In residential applications, a good number of "cold room, hot room" complaints are caused by the performance limitations of single-zone conditioning systems. No matter how carefully this type of system is designed and installed, space-temperature excursions with two or more rooms are subject to an incompatible set of load conditions. These conflicting load patterns may be caused by the architecture, the position of the sun (time of day), or the type of load (heating or cooling).
The information in this section can be used to decide if a single-zone system is an appropriate choice for a particular home. And, if a multizone system is required, this information can be used to identify the rooms that have similar load characteristics (so they can be grouped into zones).
Control strategyA single-zone-control strategy is appropriate for single-story homes that have a compact floor plan, providing that the rooms are "open" to each other. In this case, natural convention currents tend to minimize room-to-room temperature differences. For small rooms, an open door is adequate establishing the required connectivity. For large rooms, an opening that is equal to or greater than 25 percent of the partition area is required.
Created by isolationWhen rooms are isolated from each other (by a closed door or an inadequate opening), room-to-room temperature differences cannot be moderated by natural convection. In this case, the desired temperature can only be maintained in the spaces that are under direct control of the thermostat and in other rooms that happen to have a similar load condition.
Incompatible load patternsIncompatible load patterns cause the thermostat to be satisfied when one or more rooms still require heating or cooling. This condition will occur whenever an isolated room has a load pattern that is not synchronized with the load that affects the thermostat (as the day progresses from morning to evening or as the season changes from cooling to heating).
Time of dayConflicting time-of-day load patterns are caused by the variation in solar gains as the sun moves across the sky. Temperature-control problems should be anticipated if the thermostat is placed in a room that is subject to a large solar-heat load, because the conditions in that room are not usually representative of the conditions in all the rooms.
Conversely, if the thermostat is placed in a room that is not subject to a large solar gain, temperature-control problems can occur in the rooms that have significant solar gains. It follows that the most severe temperature-control problems will occur when isolated rooms and the room that is under thermostatic control are affected by large solar gains that reach a peak during different hours of the day.
Seasonal issuesConflicting seasonal load patterns are a result of envelope designs that cause some rooms to require relatively more winter heating than summer cooling, while other rooms require more summer cooling than winter heating.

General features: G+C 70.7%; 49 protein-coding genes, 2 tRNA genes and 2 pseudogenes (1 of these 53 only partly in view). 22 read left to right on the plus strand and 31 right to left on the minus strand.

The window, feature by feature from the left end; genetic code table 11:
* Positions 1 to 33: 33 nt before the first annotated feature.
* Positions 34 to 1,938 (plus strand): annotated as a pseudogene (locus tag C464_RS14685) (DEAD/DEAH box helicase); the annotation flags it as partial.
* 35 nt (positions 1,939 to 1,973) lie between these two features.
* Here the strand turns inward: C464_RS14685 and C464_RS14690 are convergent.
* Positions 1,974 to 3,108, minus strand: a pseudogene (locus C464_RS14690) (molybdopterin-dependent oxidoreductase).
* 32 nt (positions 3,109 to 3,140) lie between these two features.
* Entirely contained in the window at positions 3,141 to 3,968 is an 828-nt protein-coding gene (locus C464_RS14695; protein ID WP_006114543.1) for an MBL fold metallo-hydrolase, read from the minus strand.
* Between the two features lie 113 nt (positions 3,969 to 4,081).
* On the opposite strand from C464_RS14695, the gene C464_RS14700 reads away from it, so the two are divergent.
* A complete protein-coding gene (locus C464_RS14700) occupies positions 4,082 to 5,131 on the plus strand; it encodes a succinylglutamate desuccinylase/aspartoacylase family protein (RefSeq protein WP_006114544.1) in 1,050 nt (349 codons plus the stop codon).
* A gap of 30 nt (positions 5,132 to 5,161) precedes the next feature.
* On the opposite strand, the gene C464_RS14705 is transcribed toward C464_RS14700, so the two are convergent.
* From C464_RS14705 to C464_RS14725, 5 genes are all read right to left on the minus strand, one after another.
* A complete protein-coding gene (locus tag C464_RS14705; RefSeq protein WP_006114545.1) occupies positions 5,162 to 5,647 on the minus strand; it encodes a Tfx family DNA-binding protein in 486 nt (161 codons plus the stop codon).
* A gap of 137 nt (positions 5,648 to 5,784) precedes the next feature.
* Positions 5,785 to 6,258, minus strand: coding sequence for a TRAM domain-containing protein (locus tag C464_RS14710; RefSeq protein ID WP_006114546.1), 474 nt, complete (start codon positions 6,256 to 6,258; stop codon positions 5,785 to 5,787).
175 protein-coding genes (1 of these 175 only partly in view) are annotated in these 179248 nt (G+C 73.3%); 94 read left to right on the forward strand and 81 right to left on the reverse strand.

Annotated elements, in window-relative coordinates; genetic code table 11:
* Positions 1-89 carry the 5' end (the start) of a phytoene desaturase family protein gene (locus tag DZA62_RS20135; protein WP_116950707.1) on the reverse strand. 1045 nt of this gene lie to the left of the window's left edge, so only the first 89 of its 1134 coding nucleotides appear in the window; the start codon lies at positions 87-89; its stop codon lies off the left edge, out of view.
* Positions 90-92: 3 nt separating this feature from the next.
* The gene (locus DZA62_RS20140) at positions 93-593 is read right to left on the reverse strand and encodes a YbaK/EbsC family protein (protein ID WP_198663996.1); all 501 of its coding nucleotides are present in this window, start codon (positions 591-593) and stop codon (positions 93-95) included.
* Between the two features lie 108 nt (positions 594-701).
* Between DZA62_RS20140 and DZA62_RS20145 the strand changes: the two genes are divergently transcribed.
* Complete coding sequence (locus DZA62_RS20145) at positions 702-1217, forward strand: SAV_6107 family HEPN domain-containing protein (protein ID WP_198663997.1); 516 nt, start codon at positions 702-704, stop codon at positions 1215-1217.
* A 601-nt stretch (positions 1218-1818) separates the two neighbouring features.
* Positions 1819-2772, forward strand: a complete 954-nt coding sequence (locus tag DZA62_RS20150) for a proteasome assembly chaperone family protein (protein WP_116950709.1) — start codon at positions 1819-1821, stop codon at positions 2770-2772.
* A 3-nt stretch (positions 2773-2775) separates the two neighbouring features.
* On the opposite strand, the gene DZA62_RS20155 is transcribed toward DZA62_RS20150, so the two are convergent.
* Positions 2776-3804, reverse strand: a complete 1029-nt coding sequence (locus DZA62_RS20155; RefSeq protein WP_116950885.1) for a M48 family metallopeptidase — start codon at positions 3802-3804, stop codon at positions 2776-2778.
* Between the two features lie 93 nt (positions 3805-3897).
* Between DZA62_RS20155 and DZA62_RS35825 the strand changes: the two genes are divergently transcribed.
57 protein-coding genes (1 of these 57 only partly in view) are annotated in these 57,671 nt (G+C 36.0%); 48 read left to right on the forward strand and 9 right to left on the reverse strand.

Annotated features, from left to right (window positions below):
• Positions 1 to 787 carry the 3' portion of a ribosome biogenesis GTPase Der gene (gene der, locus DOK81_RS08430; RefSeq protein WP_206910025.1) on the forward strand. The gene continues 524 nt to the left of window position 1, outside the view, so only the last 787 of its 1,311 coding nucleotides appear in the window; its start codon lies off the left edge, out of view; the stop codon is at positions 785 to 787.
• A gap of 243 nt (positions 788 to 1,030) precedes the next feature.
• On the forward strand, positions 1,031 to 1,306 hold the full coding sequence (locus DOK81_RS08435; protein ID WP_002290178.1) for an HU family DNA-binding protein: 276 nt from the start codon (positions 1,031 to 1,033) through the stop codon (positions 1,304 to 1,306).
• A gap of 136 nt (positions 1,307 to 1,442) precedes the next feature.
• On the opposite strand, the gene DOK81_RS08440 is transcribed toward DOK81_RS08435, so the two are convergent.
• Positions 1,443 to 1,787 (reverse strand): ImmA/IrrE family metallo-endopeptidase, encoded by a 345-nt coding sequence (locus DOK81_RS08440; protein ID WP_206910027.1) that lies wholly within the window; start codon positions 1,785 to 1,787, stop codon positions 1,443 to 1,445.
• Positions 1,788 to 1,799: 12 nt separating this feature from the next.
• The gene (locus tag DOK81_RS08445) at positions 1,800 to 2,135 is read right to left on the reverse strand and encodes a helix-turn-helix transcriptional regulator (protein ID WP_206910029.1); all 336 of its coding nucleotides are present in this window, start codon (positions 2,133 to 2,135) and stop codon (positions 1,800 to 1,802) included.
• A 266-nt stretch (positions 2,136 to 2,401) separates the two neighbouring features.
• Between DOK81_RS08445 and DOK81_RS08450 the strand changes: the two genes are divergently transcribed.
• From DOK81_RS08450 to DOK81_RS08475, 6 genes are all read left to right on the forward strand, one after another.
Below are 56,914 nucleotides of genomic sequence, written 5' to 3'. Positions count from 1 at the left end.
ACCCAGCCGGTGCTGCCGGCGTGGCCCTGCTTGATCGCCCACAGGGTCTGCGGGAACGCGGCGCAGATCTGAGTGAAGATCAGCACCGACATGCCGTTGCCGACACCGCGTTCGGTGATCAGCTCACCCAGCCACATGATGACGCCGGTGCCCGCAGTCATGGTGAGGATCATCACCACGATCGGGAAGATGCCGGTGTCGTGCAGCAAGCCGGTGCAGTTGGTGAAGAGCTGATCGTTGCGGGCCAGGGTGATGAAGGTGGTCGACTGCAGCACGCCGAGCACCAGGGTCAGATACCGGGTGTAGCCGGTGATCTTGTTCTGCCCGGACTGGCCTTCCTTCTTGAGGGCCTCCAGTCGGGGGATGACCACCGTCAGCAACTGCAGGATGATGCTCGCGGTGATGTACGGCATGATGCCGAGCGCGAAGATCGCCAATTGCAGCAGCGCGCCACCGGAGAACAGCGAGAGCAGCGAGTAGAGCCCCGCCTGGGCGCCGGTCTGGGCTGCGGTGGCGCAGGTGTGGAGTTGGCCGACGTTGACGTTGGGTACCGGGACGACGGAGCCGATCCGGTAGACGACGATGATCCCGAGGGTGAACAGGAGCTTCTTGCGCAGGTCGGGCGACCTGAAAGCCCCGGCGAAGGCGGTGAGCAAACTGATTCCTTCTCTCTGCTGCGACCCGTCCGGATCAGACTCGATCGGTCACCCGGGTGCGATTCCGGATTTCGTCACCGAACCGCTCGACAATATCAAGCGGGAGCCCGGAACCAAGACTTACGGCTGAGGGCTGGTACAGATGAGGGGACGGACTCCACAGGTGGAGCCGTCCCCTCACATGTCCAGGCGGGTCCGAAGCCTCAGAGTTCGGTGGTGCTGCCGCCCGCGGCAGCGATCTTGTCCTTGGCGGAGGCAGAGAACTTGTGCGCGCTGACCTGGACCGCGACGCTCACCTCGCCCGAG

For example, north-facing rooms with a large glass area can have a relatively large heating load and a moderate cooling load, while west- and south-facing rooms with large glass areas can have a relatively large cooling load compared to the heating load.
Large heating loads and small cooling loads also are typical of rooms that have large exposed surface areas and relatively small solar gains. For example, a north-facing room that has a slab floor will have a larger heating requirement and smaller cooling requirement than a west or south-facing room located over a basement.
Incompatible seasonal-load patterns can be discovered by comparing the percentage of the blower cubic feet per minute that is required to heat or cool a room. An example of this type of data is provided by Figure 3-1.
Reference to Figure 3-1 indicates that the thermostat is located in Room No. 4 and that 24 percent of the blower cfm is required to neutralize the Room No. 4 cooling load during a hot summer day. However, on a cold winter day, Room No. 4 only requires 17 percent of the blower cfm. Therefore, if the airflow has been adjusted for cooling, Room No. 4 will receive 7 percent more heating capacity than it needs, but Room No. 4 will not overheat because the thermostat will compensate for the excess supply cfm by reducing the equipment's run time. However, the temperature in some of other rooms may drift out of control - for example, consider Room No. 3.
Room No. 3 requires 12 percent of the cooling capacity. On a summer design-day, the temperature in this room will be maintained because Room No. 3 and Room No. 4 both receive the correct portion of the blower cfm.
However, in the winter, Room No. 3 requires 18 percent of the blower cfm. This means that on a cold winter day - even with the equipment operating continuously - Room No. 3 will be 6 percent short of heating capacity. Also note that the heating problem in Room No. 3 will be acerbated by the behavior of the Room No. 4 thermostat, which tends to reduce the equipment run time.
Of course, the Room No. 3 temperature problem could be resolved by moving the thermostat to Room 3, but this strategy will create an overheating problem in Room No. 4. (Since Room No. 3 is 6 percent short of heating capacity, a Room No. 3 thermostat will call for continuous operation during a very cold day, even though Room No. 4 is receiving more supply air than it needs.)
(Reprinted with permission. All rights reserved. To order Comfort, Air Quality and Efficiency by Design, write to the ACCA, 2800 Shirlington Road, Suite 300, Arlington, VA 22206; call (888) 290-2220; see www.acca.org on the Internet.)